—First, this process allows the group to become acquainted with one another quickly, and sets a baseline so that everyone has contributed their voice to the conversation.
    —Second, it allows group participants to model vulnerability, openness, and candor at the beginning- skills which will be required throughout the cohort process.
    —Finally, it allows the facilitators to build on these stories through the rest of the meetings, as common themes and threads will inevitably tie these stories together. We often use structured peer problem solving techniques as a primary way to allow group members to get the support and advice they need from one another.
  5. Pay attention to group dynamics, engagement and cohesion during and between sessions. At times, we find some group members are more engaged than others. While this is inevitable, we try to ensure that all members stay engaged by talking with everyone prior to our in-person meetings, and addressing any issues that arise. For example, during our personal interviews, we ask to make sure that they felt comfortable speaking their minds, even if they know another member in the group. We would also ensure that every member has the opportunity to speak at every meeting. We view our role as the “glue” of the group — facilitators who can hold the space or “container” lightly and create an environment that fosters a dynamic exchange of ideas and support.
  6. Always begin and end by checking in. No matter how long groups have been together, we have found that the check-in and the check-out at the beginning and end of meetings is one of the most critical parts of the structure. We usually start the day with an extended check-in, which allows people to settle into the space and mindset of a cohort environment. Leaders are used to arriving at meetings and having to be “on” immediately; the relaxed check-in offers a chance to create an environment of reflection and a slower pace. Check-ins also help facilitators be ready to pivot the agenda based on something raised that has resonated with the group. Similarly, the check-out is a time we reserve at the end of the day — critical because after sharing vulnerabilities, it's important to let everyone contribute one last thought or reflection before leaving. This creates a space where individuals can deepen their connections and express appreciation for one another.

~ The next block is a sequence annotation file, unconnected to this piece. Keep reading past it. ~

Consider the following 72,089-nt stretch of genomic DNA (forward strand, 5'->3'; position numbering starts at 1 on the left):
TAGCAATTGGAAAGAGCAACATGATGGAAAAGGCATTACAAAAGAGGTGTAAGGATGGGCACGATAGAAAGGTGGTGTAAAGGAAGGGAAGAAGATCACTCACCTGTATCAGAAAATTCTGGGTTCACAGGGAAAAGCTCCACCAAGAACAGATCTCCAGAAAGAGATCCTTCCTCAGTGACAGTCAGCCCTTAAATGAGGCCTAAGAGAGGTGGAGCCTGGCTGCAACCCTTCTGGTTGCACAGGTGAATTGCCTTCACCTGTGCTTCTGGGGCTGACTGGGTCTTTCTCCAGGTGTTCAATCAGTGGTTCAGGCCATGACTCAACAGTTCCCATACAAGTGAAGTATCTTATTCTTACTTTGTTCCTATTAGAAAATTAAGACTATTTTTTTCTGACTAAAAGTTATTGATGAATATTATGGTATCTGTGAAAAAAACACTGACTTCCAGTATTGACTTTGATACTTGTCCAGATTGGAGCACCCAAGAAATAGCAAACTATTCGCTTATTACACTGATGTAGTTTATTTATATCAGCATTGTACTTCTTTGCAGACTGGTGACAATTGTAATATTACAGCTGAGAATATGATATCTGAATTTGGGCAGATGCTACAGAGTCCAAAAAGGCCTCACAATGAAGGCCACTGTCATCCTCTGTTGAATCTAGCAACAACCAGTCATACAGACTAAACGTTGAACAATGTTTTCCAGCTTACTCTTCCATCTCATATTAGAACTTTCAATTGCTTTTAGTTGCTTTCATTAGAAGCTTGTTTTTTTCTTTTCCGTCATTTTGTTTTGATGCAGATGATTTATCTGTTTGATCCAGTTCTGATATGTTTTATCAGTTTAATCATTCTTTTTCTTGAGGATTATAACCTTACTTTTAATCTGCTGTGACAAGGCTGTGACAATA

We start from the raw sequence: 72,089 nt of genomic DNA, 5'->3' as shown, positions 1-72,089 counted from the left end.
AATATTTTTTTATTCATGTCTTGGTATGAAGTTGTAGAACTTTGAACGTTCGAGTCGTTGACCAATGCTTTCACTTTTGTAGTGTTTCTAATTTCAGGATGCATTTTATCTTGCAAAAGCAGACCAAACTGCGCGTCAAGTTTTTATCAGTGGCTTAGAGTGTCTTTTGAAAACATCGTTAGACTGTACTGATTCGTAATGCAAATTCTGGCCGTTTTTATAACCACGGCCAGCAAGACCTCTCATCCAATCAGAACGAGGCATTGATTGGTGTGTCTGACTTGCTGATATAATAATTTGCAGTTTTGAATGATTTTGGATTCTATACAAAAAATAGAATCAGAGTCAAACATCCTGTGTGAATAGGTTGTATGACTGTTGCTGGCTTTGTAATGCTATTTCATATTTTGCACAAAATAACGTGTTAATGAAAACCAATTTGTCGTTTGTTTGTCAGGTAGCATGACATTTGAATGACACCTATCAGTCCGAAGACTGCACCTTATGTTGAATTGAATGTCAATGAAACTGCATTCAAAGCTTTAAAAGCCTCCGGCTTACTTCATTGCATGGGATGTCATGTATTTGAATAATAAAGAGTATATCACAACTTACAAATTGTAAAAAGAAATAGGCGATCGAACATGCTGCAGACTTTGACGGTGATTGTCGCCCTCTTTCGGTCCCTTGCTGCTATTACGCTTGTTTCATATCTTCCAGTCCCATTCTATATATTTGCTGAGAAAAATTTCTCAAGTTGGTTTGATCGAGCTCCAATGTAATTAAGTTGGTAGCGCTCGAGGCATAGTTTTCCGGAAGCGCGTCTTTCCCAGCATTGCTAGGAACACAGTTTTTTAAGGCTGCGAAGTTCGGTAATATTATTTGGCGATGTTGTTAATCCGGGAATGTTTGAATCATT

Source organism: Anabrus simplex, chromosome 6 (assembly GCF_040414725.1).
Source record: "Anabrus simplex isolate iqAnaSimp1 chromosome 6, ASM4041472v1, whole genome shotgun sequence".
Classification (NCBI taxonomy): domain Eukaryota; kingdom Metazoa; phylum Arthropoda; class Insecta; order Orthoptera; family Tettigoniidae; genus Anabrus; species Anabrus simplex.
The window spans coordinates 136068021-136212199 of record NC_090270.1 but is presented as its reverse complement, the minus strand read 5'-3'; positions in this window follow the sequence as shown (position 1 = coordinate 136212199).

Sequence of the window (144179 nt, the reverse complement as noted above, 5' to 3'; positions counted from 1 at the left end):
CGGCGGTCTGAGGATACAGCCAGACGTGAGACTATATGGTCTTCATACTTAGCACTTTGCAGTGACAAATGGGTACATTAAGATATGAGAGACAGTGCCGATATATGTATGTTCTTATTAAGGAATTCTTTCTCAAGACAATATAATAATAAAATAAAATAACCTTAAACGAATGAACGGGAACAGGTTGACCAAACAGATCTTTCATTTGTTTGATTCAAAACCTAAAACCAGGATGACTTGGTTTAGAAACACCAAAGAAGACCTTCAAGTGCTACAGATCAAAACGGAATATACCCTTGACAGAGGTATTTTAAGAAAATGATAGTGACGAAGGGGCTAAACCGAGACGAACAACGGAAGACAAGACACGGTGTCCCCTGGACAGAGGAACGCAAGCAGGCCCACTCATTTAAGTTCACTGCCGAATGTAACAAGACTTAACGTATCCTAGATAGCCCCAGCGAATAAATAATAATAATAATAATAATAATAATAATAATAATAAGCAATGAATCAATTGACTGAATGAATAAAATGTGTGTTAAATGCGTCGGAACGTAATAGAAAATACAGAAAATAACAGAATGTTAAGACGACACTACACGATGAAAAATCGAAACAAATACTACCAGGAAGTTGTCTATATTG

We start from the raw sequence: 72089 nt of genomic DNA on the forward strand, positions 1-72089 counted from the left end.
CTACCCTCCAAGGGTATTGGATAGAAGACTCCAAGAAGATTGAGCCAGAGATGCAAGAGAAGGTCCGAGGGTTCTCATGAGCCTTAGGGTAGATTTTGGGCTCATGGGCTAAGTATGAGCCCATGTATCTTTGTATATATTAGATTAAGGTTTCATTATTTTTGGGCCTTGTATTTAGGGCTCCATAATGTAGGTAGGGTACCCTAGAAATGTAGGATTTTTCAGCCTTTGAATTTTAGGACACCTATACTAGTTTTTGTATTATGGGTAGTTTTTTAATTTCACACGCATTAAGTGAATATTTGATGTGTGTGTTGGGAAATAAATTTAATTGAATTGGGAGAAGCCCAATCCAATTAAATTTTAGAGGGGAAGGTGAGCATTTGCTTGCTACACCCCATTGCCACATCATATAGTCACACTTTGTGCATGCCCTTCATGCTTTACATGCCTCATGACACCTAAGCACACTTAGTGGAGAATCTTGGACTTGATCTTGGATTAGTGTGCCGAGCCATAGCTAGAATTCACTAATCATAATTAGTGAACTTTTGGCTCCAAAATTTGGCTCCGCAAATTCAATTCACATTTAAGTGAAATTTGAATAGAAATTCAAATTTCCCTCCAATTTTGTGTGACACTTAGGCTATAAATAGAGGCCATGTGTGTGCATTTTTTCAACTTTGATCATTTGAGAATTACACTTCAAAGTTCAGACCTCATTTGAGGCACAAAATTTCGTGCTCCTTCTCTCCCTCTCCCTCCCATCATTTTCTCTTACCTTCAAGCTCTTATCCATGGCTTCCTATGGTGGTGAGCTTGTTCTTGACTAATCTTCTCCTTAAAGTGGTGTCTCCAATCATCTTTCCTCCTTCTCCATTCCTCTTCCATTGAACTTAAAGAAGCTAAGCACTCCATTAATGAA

Sindhu Knotz (left) leading a conversation with members from our first CEO cohort on DEI, in 2014: Doug Stamm of Meyer Memorial Trust, Richard Woo of The Russell Family Foundation, Kris Hermanns of Pride Foundation, Max Williams of Oregon Community Foundation, Susan Anderson of The CIRI Foundation, Kelly Brown of D5 Coalition and Luz Vega-Marquis of Marguerite Casey Foundation. Not pictured: Denis Hayes of Bullitt Foundation, Diane Kaplan of Rasmuson Foundation, Norman Rice of Seattle Foundation, Liz Vivian of Women's Funding Alliance.

Exploration Continues

The Giving Practice is excited to continue our work with peer cohorts and share what we are learning. We know these cohorts can lead to action and impact — for example, our Momentum Fellowship was created by members of our first CEO cohort on diversity, equity and inclusion. Since then, Philanthropy Northwest has begun launching peer learning cohorts on other topics, including women’s leadership, as we continue to explore how cohorts vary across types of issues and leadership levels. Until now, our cohorts have primarily focused on CEO or executive directors, but we are also exploring cohorts at the trustee level or senior leadership level.

Which practices have you found helpful for your own peer cohorts? We invite you to share your ideas and suggestions with our team.

Sindhu Knotz is a partner with The Giving Practice, Philanthropy Northwest's consulting team. She can be reached at sknotz@philanthropynw.org.